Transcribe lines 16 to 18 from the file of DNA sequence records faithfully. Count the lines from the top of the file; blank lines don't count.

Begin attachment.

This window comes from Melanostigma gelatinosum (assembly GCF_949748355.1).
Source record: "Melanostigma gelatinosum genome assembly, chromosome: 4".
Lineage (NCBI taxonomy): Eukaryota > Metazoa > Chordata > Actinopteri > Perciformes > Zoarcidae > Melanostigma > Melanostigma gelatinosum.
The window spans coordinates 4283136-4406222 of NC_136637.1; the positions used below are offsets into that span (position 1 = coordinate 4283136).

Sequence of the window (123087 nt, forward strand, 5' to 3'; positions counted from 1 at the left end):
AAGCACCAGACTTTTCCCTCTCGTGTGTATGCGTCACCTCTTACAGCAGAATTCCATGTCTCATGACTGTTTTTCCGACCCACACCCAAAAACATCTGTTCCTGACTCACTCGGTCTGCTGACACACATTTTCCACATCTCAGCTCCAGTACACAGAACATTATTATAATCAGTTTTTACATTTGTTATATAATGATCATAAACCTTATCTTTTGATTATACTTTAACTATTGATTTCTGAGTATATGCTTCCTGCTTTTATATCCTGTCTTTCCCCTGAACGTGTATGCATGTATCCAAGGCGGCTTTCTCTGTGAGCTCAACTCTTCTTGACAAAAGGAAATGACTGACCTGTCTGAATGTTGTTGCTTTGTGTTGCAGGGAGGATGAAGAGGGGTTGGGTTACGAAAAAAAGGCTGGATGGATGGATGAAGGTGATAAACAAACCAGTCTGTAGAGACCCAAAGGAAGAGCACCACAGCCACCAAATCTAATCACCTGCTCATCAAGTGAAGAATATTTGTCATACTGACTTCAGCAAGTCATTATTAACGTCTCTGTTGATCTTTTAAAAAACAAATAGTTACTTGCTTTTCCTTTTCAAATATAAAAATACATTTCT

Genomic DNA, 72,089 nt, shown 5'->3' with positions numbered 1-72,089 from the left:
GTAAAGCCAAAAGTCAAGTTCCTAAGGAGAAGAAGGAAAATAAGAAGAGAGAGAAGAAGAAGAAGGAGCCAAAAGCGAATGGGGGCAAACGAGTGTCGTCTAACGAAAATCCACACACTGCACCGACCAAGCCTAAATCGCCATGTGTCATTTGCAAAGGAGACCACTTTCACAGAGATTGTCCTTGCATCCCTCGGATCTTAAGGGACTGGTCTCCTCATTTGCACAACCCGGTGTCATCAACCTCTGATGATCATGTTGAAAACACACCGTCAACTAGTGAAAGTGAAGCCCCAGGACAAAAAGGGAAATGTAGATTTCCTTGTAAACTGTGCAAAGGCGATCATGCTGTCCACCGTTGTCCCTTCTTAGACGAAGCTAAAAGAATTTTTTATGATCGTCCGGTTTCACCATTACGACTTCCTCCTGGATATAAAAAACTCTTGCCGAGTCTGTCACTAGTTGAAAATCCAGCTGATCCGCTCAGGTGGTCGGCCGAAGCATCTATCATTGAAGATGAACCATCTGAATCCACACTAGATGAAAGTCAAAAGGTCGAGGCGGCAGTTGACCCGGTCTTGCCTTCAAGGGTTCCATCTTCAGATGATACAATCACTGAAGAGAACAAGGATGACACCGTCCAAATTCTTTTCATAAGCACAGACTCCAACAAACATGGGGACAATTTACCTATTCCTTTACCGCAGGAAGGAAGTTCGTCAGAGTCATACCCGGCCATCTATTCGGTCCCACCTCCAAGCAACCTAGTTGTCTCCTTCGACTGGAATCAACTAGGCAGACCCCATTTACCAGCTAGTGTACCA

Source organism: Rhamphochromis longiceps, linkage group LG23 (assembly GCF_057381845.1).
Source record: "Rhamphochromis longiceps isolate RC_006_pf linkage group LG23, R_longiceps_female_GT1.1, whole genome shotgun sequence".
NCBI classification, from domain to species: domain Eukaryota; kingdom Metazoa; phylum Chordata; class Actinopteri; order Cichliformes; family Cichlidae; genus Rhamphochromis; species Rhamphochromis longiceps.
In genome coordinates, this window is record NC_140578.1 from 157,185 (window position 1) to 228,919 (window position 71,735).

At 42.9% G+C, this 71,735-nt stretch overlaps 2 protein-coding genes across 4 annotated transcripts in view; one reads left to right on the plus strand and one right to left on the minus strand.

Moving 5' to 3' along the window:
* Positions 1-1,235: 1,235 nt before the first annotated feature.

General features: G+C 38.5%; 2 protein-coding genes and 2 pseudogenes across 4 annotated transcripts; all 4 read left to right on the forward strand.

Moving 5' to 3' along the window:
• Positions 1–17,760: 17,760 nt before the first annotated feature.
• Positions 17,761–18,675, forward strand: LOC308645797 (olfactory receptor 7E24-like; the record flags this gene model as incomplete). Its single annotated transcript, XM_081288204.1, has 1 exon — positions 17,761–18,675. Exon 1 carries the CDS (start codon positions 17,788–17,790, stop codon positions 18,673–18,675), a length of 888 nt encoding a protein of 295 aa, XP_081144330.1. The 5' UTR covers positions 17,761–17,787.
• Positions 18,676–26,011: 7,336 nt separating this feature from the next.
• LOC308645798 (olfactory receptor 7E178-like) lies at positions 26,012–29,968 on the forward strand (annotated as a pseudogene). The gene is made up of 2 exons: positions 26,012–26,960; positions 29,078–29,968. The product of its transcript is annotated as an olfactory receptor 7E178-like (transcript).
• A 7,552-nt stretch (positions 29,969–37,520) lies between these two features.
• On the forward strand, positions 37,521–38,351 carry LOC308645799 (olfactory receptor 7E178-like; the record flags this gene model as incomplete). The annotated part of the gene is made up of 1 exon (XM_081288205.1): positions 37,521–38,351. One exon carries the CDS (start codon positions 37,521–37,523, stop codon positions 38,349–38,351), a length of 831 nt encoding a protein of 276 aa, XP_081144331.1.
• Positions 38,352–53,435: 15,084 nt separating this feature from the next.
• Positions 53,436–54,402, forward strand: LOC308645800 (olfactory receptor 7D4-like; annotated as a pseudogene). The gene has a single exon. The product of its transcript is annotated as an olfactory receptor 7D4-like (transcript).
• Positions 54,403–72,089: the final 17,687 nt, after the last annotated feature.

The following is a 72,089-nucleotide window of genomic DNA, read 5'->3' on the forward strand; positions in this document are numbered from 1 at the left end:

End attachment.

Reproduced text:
General features: G+C 38.5%; 2 protein-coding genes and 2 pseudogenes across 4 annotated transcripts; all 4 read left to right on the forward strand.

Moving 5' to 3' along the window:
• Positions 1–17,760: 17,760 nt before the first annotated feature.